The bill will save 40,000 students in failed schools: There are not enough places in private schools with the experience and interest to enroll the number of students funded in the bill.

The 22,500 students attending "failing" schools in Newark, for example, can look to only seven Catholic schools (two of which are already filled), two independent schools and three evangelical schools offering perhaps 500 places (the evangelical schools do not teach to the New Jersey science standards and thus should not be eligible). The same paucity of opportunity prevails in Camden, Paterson and Trenton -- the cities with the largest enrollments in failed schools.

If the sponsors of the bill want to create a program for kids in those 166 schools, it could be easily accomplished by amending the legislation. Strike the 25 percent off-the-top payment to students already in private schools; limit vouchers to students in one of those 166 schools; reduce the ceiling to the original amounts ($6,000 for K-8; $9,000 for 9-12); and reduce the income ceiling to the criterion for reduced lunch prices.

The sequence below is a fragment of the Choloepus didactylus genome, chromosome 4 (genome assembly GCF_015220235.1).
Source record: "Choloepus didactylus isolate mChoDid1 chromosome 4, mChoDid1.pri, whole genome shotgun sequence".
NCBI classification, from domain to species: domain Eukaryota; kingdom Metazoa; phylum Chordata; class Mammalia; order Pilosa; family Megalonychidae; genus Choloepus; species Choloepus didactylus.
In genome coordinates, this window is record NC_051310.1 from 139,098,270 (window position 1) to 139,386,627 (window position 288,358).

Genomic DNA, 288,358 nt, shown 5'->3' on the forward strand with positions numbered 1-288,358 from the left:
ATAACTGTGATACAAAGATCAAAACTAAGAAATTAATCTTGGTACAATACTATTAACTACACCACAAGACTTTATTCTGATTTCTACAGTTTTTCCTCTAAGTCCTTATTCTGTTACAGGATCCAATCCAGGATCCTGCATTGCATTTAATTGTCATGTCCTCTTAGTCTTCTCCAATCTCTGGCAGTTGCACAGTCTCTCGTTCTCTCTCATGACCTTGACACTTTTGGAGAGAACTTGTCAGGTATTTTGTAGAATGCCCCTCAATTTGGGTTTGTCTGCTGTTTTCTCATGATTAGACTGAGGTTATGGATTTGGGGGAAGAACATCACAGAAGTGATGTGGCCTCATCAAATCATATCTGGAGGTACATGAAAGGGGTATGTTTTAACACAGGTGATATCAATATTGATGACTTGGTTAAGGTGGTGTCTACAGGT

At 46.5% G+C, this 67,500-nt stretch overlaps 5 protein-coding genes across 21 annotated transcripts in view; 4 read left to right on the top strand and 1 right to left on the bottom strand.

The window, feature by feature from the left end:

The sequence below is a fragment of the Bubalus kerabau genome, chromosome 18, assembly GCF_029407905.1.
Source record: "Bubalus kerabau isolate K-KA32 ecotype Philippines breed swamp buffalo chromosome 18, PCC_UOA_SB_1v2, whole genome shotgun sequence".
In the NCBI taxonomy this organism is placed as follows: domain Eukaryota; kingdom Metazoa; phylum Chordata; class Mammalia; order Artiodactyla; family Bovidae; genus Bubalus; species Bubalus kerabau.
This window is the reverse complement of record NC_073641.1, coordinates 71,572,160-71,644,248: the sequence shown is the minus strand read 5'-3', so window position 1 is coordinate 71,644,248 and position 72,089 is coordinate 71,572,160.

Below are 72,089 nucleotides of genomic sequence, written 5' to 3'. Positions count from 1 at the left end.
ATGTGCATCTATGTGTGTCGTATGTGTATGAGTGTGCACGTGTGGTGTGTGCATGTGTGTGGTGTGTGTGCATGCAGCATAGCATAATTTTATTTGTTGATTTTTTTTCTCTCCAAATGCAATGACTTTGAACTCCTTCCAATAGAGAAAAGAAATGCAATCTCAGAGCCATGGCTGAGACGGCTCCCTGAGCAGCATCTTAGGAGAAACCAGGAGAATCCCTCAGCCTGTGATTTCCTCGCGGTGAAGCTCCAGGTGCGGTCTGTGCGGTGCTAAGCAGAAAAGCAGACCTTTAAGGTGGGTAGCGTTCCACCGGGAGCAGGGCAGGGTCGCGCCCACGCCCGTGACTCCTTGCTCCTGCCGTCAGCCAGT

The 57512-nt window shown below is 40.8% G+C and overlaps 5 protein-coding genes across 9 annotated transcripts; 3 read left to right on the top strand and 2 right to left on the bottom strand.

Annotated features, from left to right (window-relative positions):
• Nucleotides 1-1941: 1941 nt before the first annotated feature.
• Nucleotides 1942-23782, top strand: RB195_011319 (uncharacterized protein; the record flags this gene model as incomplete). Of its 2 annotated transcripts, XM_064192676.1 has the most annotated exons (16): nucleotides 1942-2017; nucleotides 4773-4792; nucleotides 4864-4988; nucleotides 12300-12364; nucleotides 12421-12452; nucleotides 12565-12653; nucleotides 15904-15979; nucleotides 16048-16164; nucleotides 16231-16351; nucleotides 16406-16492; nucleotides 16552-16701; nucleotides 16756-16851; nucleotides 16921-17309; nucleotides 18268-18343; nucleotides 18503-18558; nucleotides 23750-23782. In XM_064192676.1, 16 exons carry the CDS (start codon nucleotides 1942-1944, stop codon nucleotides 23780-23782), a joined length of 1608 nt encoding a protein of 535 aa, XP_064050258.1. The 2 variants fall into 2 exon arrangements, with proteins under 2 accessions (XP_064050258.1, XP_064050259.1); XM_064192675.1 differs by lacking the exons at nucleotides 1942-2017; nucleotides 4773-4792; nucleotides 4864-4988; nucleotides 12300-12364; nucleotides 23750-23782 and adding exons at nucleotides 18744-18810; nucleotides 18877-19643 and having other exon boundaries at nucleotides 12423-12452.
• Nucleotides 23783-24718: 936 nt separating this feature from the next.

If the bill's sponsors won't do this, we can be sure that their real motivation is to subsidize private schools all over the state -- even if they won’t take students from failing schools.

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This is too funny. Being ranked 230th in the State, I mean, we sure do get a bang for our buck! Let's hire a few more vice-principals, that should fix things. INCREDIBLE!!!

Why do we need 3 vice principals in the high school? I`ll tell you why, because our over paid stuperintendant wanted his cronies taken care of. People of Kearny wake up go to the B.O.E. meetings and tell our elected board members enough is enough. F.D. is nothing more than an OVERPAID MUSIC TEACHER who does nothing for our school system. The best thing for our schools is to get rid of F.D. !!!!!!!